Today will be Julia’s third day off her large dose of Concerta.  This is the first time in years that I’ve dared a medication vacation.  The reasons are many although as I think of them, more than I am comfortable with involve selfish motives.  Life before meds was pretty difficult.

For the past two days, without concerta, Julia has had a harder time concentrating — going upstairs for something forgotten and actually coming downstairs with the item in hand.  She has sung more, been more affectionate and much more thoughtful — offering to share pieces of a limited amount of candy.  She has also been exhausted at the end of the day and ravenous both at meals and in between.  On Thursday evening, her first day without the concerta, she was able to practice cello.  She was a bit distracted but we worked on long bows for half notes which is quite challenging for her right now.  She did it correctly by herself once or twice.  We also practiced on Friday after supper and she needs more time to understand the long bow of half notes, but again she was very willing to do the tedious part of practice — playing two or four or six notes over and over until the concept is physically understood.

During supper last night, we watched Star Trek and she may have watched with heightened interest and more emotional comprehension.

We went to the school movie night last night which amounts to a big room full of elementary-aged children sitting/lying on gym mats eating popcorn and drinking lemonade.  Not everyone is quiet or polite or still, and parental reigns are somewhat loosened.  Julia did chat with her neighbors — two special girls who genuinely like Julia, and a few others who sat close to them — and was squirmy at times but no more or less than she is on her meds.  She was generally well behaved and listened when I called her attention to distracting behavior.

Her special ed teacher commented in today’s email: Julia very talkative these last two days, in fact on Thursday she kept putting her hands over her mouth as if to try to stop talking or remind herself not to talk. Very bubbly. Very tired in the afternoon, in fact both days I gave up on activity as she could not function – too tired, closing eyes, asking to sleep or making a comment about not being able to do it.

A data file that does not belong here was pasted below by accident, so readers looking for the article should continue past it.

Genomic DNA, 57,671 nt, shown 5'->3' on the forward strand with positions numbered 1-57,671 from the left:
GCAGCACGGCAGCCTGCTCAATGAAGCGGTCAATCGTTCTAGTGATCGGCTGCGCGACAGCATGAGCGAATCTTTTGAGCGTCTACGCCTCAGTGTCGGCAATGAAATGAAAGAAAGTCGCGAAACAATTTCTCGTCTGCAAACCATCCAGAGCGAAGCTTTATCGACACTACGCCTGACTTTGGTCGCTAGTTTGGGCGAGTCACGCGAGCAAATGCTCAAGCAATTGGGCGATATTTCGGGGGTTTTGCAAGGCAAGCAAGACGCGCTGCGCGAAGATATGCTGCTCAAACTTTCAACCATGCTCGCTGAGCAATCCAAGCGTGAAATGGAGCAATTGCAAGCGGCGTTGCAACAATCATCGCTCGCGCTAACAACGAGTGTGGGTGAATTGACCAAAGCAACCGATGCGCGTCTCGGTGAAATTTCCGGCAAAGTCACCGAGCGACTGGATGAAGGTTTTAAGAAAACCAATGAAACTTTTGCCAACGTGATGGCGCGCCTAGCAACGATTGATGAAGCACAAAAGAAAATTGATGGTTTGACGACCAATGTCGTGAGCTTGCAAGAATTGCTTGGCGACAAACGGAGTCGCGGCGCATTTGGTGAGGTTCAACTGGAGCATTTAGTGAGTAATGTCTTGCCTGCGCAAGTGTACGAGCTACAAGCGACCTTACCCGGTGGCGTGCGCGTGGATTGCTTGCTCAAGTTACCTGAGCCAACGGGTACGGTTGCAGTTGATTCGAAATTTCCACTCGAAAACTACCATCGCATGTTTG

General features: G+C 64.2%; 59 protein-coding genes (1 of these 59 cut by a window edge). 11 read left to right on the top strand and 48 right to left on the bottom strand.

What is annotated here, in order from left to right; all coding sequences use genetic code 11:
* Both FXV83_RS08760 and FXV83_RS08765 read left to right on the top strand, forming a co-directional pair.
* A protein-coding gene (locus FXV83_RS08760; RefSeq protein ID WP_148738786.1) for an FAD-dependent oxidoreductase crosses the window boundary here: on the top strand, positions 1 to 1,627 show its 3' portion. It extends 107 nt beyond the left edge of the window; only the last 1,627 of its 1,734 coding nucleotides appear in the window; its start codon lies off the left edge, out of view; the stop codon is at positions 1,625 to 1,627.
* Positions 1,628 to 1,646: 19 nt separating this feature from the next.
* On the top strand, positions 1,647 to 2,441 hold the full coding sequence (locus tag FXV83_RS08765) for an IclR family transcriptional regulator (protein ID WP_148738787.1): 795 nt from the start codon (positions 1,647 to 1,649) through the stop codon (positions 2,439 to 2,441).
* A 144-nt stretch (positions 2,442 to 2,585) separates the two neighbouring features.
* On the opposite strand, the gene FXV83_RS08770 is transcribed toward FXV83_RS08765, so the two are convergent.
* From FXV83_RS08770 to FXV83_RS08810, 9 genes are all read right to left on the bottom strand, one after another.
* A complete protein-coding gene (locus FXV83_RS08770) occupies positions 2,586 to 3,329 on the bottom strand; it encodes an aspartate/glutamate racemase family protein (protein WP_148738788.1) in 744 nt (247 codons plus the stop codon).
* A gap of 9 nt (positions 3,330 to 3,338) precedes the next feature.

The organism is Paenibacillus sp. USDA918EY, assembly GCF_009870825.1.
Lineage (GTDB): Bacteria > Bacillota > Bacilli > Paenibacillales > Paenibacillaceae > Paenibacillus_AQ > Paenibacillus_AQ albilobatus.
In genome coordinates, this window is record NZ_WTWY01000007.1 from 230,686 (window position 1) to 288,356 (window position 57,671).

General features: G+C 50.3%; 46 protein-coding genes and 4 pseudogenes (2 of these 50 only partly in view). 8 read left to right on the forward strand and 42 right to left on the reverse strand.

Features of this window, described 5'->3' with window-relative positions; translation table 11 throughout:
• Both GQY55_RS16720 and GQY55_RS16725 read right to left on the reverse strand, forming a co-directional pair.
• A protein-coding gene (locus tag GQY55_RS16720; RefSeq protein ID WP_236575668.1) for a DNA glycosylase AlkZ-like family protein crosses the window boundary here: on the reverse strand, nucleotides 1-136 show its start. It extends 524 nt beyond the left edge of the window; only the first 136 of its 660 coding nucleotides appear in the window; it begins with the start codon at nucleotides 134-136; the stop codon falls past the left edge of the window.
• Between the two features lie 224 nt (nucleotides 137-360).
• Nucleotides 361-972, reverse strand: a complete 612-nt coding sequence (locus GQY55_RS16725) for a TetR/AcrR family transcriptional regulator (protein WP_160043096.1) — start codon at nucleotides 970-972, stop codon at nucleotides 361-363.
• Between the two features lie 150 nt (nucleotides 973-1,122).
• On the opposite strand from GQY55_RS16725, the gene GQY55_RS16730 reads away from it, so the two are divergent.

One of her SEA’s (special ed assistant) commented:

02/27  –  There was a lot of talking out during classes and also some growling noises.  Also a high pitched laughing at times. (however the laughter was appropriate for the setting).  Her legs and feet were constantly swinging.  During Cops, she started pulling her hair out of her ponytail and scratching her head.  I gave her a post-it to fold.  She wasn’t defiant at all, just needed more reminders to stay focused.  Just seemed like she couldn’t sit still.

02/28  –   J did very well working on her math test this morning.  She listened and followed the directions.  On her way to gym, she laughingly told  me she wanted to hide in her locker.  I told her that wouldn’t be a good idea.  She laughed and asked me if she could do it later.  I’ve also noticed more direct eye contact in the last two days.  She smiled and laughed more as well.  She participated in a game during gym for the entire period and really seemed to have fun throwing the balls at the target.  When she collected the balls to throw, she shared some with her friends.  Usually, she doesn’t seem to enjoy gym and doesn’t participate for the whole class.  She seems to be more socially aware as well.

I want to share these and further observations with her meds doc.  Part of my reasoning for not even trying to adjust medication in the past has been that I didn’t want her to move backwards and wanted to give her the chance to experience as much learning and companionship as was possible, but it may be time to dare change.  In addition, she has an adolescent body now which is growing, sometimes at an alarming rate, and I am in a much better place to manage and observe who she is and what she is doing.

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